‘Is there anything more useless than a tea towel that doesn’t dry the dishes?’ asked my husband recently. ‘Here I am, playing my role as kitchen helper and I cannot even dry up.’
‘Is it the workman’s technique or is he blaming the tools?’ I responded knowingly looking at the tea towel with its beautiful print. ‘The screen print paint prevents the linen absorbing the water.’
I handed him one of my wonderful French torchons and then laughed at his response.
‘Sad to be so excited about such a simple thing as an absorbent tea towel.’
No it isn’t.
Torchons are the French equivalent of the Australian tea towel. In the early 19th century, a French girl was expected to have enough torchons in her dowry to last 30 years. That gives you an indication of just how long a good linen torchon would last. Plus, because she appreciated their usefulness she often embroidered her initials on them—starting with her first initial, and then adding the initial of her new surname after she got married. Sometimes you will find a small loop has been sewn for securing the torchon to a hook.
Of course torchons are designed for the practical rather than decorative purpose. Traditionally made from linen, the newer slightly tougher torchon was perfect for drying large cooking pots and as it wore a little thinner and became softer with use and washing they became the preferred fabric for drying and polishing glassware and silver.
And although we never hear about the flies and midges in France, believe me they exist in numbers that rival outback Australia and the older lighter torchons are perfect for protecting food from these insects.
Torchons also play many traditional roles in cooking in the French household. When dusted heavily with flour, a large piece of linen is used to cradle and shape bread dough during the final rising. The porosity of the fabric allows air movement around the loaf allowing a lovely crust to form when baked.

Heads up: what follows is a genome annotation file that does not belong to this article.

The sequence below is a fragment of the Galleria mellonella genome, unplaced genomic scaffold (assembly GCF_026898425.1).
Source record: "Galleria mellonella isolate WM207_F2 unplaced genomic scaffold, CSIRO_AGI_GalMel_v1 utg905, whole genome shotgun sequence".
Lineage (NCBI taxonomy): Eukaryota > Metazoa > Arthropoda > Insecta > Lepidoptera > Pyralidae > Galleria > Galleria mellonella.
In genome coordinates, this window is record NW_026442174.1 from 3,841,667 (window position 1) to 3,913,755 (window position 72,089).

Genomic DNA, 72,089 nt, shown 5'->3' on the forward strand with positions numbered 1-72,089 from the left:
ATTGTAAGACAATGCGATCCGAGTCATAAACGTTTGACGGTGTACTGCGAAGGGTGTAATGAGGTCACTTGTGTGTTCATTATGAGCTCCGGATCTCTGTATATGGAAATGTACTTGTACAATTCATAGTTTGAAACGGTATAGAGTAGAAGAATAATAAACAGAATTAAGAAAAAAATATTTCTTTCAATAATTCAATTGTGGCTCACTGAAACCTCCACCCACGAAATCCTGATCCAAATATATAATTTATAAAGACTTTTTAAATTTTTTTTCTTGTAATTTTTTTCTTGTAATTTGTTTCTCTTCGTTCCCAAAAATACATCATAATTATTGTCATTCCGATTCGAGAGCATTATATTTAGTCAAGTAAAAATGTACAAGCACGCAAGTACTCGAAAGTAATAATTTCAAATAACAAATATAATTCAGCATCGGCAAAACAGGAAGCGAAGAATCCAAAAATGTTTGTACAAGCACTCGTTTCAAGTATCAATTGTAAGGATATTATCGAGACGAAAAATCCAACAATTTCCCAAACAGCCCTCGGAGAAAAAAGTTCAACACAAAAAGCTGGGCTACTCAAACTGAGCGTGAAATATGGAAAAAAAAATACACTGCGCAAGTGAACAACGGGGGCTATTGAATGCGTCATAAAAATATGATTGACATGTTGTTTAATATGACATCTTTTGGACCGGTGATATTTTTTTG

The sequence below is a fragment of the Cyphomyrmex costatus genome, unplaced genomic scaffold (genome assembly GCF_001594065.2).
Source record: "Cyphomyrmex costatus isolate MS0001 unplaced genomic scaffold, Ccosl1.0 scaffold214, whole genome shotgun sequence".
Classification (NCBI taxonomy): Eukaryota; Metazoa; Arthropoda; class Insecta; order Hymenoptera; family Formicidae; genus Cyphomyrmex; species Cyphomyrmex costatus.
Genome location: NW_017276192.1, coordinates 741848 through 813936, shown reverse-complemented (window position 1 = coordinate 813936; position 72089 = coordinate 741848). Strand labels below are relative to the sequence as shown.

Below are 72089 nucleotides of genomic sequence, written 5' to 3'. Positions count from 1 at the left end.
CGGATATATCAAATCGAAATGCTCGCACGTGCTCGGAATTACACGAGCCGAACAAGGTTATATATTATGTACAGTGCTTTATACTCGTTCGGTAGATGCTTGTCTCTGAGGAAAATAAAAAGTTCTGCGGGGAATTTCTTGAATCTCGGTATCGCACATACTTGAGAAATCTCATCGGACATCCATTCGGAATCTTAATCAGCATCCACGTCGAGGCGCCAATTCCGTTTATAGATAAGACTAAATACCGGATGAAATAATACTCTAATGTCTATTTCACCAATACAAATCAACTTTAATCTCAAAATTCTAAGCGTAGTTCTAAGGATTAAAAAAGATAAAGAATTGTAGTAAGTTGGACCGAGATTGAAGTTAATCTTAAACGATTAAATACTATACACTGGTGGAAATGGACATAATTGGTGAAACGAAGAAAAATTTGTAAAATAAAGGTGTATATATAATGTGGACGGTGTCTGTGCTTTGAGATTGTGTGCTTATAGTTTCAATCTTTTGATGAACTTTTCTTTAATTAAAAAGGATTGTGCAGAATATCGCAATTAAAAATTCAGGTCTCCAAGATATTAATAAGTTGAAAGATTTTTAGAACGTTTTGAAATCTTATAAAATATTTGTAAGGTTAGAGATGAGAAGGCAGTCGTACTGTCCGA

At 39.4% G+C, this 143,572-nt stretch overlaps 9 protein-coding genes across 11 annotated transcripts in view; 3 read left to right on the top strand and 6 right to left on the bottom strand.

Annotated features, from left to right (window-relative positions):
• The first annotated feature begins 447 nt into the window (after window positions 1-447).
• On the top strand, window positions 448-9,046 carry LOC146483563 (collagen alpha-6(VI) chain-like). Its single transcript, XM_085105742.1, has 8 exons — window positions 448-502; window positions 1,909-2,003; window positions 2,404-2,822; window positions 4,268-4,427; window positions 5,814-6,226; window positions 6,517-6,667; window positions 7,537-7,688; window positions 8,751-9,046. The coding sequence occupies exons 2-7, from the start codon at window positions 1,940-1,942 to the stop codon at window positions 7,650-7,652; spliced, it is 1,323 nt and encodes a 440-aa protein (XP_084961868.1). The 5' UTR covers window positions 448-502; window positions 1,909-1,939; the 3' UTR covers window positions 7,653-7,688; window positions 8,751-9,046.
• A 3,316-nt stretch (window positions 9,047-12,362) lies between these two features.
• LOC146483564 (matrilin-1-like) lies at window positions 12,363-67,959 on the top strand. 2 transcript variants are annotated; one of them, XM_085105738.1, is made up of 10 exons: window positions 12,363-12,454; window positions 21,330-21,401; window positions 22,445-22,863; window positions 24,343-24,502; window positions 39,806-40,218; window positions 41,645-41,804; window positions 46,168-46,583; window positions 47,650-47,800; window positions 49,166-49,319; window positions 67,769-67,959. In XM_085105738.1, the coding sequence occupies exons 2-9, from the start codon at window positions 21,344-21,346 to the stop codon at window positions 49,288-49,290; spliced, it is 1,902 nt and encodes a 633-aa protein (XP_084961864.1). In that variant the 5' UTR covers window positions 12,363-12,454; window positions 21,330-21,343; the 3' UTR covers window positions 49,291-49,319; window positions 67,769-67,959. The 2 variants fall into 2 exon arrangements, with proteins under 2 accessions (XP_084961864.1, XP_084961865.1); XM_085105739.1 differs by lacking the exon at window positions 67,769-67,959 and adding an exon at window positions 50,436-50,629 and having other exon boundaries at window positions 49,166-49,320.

Old torchons are a great substitute for cheesecloth and can be used to roll food into a sausage shape before poaching it. Apart from the traditional Foie Gras Torchon that is a challenge in Australia which doesn’t produce foie gras I also use the torchon to wrap my Italian Rotolo before poaching it. This delicious dish is a roll of pasta around a seasoned filling such as ricotta and spinach or pumpkin and duck.
Dampened torchons were often used to seal an oven dish in which a beef daub would cook. Luke Barr in Provence 1970: M.F.K. Fisher, Julia Child, James Beard and the Reinvention of American Taste writes of Richard Olney cooking the daube sealed with a strip of previously dampened torchon. He describes the moment when the seal is broken allowing a rush of steam laden with the fragrance of a rich mouthwatering beef daube. It is enough to send me scurrying into the kitchen with one of my torchons to try his recipe. How I wish I had a daubière to cook it in.
Caring for a torchon is so easy as they can be washed in cold or hot water and spun at low speed before air drying. Linen is a fabulous material because it absorbs an enormous amount of moisture even when damp. Sometimes you will see ‘slubs’ which are the small knots in the fabric. They don’t impede the strength of the fabric but have been associated with low quality linen not used for clothing. More recently they are considered decorative.